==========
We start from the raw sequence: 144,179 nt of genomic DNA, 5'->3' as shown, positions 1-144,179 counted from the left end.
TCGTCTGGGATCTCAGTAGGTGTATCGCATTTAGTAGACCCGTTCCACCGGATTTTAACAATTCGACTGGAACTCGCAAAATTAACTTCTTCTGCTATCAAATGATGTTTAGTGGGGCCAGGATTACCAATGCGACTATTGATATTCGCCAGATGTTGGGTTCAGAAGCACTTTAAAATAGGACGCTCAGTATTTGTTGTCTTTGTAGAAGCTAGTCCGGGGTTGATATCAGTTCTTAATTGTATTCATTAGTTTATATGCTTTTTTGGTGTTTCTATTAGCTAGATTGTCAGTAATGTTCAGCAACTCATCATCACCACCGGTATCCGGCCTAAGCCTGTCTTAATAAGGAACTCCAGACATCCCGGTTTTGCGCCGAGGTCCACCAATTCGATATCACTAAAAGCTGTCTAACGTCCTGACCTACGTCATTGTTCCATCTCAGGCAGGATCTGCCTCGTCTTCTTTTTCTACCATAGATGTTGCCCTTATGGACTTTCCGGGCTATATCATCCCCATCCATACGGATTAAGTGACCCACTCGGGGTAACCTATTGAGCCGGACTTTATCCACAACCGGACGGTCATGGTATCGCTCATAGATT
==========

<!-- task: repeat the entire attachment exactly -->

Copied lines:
We start from the raw sequence: 144,179 nt of genomic DNA, 5'->3' as shown, positions 1-144,179 counted from the left end.
TCGTCTGGGATCTCAGTAGGTGTATCGCATTTAGTAGACCCGTTCCACCGGATTTTAACAATTCGACTGGAACTCGCAAAATTAACTTCTTCTGCTATCAAATGATGTTTAGTGGGGCCAGGATTACCAATGCGACTATTGATATTCGCCAGATGTTGGGTTCAGAAGCACTTTAAAATAGGACGCTCAGTATTTGTTGTCTTTGTAGAAGCTAGTCCGGGGTTGATATCAGTTCTTAATTGTATTCATTAGTTTATATGCTTTTTTGGTGTTTCTATTAGCTAGATTGTCAGTAATGTTCAGCAACTCATCATCACCACCGGTATCCGGCCTAAGCCTGTCTTAATAAGGAACTCCAGACATCCCGGTTTTGCGCCGAGGTCCACCAATTCGATATCACTAAAAGCTGTCTAACGTCCTGACCTACGTCATTGTTCCATCTCAGGCAGGATCTGCCTCGTCTTCTTTTTCTACCATAGATGTTGCCCTTATGGACTTTCCGGGCTATATCATCCCCATCCATACGGATTAAGTGACCCACTCGGGGTAACCTATTGAGCCGGACTTTATCCACAACCGGACGGTCATGGTATCGCTCATAGATT